Endigar 445 ~ Family Obligations

From Today’s Daily Reflections;

. . . a spiritual life which does not include. . . family obligations may not be so perfect after all.  (Alcoholics Anonymous, page 129)

I can be doing great in the program — applying it at meetings, at work, and in service activities — and find that things have gone to pieces at home. I expect my loved ones to understand, but they cannot. I expect them to see and value my progress, but they don’t — unless I show them. Do I neglect their needs and desires for my attention and concern? When I’m around them, am I irritable or boring? Are my “amends” a mumbled “Sorry,” or do they take the form of patience and tolerance? Do I preach to them, trying to reform or “fix” them? Have I ever really cleaned house with them? “The spiritual life is not a theory. We have to live it”  (Alcoholics Anonymous, p. 83).



The quote from page 129 in the Big Book put into context is actually encouraging the family to be tolerate of the alcoholic’s lopsided focus on helping other alcoholics.   The authors suggest that the alcoholic’s spirituality will naturally balance as he matures with the family’s tolerate support.  They encourage the family to accept his spiritual intoxication because it will fend off his chemical one.  They say that it is more dangerous if he puts financial concerns ahead of the spiritual.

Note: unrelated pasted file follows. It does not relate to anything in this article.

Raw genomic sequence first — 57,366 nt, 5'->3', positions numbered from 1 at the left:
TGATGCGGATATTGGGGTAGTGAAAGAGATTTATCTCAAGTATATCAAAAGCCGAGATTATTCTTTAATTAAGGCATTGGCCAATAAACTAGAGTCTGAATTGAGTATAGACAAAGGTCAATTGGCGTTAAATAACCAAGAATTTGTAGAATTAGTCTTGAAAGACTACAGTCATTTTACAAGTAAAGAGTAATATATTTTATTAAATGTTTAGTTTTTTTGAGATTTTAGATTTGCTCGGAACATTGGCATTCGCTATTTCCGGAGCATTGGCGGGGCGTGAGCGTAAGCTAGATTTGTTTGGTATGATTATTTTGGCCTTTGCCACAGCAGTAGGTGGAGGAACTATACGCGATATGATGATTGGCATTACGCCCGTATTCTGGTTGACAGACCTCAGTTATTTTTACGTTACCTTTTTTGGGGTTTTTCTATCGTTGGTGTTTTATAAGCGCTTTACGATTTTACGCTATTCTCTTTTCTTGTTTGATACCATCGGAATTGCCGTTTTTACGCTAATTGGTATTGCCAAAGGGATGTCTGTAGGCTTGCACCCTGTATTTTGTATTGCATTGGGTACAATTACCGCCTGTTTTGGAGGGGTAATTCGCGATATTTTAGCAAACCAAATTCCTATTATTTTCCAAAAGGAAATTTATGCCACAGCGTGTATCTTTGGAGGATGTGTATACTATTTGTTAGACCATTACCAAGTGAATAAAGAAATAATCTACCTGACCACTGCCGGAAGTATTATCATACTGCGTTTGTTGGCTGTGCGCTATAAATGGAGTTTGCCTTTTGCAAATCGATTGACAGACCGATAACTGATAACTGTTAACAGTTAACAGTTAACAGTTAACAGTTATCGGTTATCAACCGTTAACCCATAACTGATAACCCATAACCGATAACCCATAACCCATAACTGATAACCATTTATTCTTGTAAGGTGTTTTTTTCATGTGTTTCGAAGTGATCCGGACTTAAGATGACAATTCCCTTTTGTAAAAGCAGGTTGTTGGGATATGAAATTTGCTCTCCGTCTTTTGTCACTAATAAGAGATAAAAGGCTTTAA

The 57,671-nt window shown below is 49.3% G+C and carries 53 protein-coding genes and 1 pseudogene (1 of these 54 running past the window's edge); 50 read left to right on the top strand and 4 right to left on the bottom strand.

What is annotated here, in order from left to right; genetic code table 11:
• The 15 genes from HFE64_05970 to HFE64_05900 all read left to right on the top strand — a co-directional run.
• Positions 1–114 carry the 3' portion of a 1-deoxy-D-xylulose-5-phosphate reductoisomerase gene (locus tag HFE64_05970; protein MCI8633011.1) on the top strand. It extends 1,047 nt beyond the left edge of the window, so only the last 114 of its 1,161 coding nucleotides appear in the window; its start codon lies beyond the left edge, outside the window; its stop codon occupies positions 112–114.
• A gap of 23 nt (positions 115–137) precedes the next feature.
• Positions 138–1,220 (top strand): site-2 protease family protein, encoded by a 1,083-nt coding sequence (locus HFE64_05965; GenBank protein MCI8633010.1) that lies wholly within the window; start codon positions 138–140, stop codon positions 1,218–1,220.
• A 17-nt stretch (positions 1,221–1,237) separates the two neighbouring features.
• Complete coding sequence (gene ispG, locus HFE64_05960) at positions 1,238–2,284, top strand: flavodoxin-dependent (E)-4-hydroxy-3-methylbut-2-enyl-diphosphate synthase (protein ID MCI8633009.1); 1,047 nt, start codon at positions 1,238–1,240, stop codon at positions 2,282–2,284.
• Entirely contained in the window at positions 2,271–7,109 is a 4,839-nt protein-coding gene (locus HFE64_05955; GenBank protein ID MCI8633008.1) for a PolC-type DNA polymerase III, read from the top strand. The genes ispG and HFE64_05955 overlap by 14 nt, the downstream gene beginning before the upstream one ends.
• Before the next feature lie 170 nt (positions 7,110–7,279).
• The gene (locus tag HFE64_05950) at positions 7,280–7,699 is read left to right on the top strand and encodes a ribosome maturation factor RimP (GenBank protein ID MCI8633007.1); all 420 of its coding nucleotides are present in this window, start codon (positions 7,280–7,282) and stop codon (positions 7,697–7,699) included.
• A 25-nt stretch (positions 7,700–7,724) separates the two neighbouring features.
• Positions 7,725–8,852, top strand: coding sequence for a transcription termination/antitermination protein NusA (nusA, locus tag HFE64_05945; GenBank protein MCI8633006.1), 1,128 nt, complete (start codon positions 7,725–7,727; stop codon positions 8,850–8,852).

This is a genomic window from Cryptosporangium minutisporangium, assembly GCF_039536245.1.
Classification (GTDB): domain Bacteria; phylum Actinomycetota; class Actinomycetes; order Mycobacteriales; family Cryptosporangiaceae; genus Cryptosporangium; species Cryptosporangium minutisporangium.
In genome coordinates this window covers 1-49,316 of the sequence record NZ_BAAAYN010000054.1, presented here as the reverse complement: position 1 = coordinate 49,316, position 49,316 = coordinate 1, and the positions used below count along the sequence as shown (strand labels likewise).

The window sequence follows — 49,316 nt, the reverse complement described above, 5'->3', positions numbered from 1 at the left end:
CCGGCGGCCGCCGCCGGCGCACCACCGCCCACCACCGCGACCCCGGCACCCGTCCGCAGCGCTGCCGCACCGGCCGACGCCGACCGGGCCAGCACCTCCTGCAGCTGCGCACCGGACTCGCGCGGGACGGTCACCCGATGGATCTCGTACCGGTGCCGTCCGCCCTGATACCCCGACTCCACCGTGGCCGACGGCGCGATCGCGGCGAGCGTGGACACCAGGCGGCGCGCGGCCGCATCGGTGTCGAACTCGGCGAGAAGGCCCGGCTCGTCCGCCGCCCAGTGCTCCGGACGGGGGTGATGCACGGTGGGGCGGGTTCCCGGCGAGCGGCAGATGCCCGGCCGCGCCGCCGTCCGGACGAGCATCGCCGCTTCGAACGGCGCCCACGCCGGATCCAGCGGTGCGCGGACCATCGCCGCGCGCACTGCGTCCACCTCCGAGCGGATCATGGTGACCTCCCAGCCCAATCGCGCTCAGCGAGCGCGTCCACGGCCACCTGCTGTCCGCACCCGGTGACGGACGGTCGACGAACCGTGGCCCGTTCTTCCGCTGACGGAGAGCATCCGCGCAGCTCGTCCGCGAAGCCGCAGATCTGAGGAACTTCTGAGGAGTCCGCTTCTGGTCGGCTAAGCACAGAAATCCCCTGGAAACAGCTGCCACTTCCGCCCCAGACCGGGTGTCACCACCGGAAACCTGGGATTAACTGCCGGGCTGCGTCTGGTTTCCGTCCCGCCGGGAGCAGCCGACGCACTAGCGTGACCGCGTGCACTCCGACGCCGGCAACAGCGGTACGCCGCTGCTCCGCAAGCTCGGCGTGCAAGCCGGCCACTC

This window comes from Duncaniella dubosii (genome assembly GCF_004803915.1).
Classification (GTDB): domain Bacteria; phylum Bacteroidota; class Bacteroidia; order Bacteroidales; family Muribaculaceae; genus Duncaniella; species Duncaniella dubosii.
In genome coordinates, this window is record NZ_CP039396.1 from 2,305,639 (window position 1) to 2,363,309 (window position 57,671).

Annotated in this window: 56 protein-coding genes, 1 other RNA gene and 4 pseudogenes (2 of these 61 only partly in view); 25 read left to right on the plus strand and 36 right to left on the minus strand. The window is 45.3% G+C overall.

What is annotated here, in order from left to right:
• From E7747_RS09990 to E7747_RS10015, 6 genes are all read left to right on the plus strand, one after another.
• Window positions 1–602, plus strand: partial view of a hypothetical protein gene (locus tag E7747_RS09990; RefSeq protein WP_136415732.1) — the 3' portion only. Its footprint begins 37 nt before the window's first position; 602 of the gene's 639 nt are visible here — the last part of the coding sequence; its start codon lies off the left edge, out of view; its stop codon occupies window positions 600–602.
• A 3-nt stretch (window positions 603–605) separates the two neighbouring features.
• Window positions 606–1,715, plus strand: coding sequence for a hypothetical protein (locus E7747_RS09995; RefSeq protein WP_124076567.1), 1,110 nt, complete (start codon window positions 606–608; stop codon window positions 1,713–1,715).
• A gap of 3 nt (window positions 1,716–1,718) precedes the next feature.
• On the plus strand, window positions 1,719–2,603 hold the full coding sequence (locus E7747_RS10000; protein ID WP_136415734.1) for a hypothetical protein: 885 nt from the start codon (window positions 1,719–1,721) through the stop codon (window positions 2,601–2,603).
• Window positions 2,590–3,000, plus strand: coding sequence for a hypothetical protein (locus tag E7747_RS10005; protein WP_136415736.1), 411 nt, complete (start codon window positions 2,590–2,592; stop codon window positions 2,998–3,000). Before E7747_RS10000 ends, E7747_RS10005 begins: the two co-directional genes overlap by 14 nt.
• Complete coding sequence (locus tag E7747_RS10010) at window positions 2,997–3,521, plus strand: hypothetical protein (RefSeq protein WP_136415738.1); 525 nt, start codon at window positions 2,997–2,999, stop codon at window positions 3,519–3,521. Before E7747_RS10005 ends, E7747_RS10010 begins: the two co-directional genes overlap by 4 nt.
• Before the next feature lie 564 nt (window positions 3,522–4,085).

“For us, material well-being always followed spiritual progress; it never preceded.”  (Alcoholics Anonymous, p. 129)

“Though some of his manifestations are alarming and disagreeable, we think dad will be on a firmer foundation then the man who is placing business or professional success ahead of spiritual development.  He will be less likely to drink again, and anything is preferable to that.” (Alcoholics Anonymous, p. 129 – 130)

I have heard it said that the family that has stayed with the alcoholic and endured the horrors of his disease will be sickened in their own right.  How could they not be?  So their expectations may be based on their role in hell, and they may be suspicious and uncomfortable with invitations to paradise.  They would do well to turn their attention to their own spiritual development in such programs as Al-Anon.

Alcoholics Anonymous gives me a new life and new family.  I must find my place and power within the AA family.  Once this is happening, all my other relationships have a better chance of sharing in the power of my sobriety rather than the curse of my alcoholism.

So I look at my relationship with my AA family and ask,  “Do I neglect their needs and desires for my attention and concern?”

If I can develop a spiritual life within the rooms of AA, it will echo on the outside in my family and work, as I seek to practice these principles in all my affairs.

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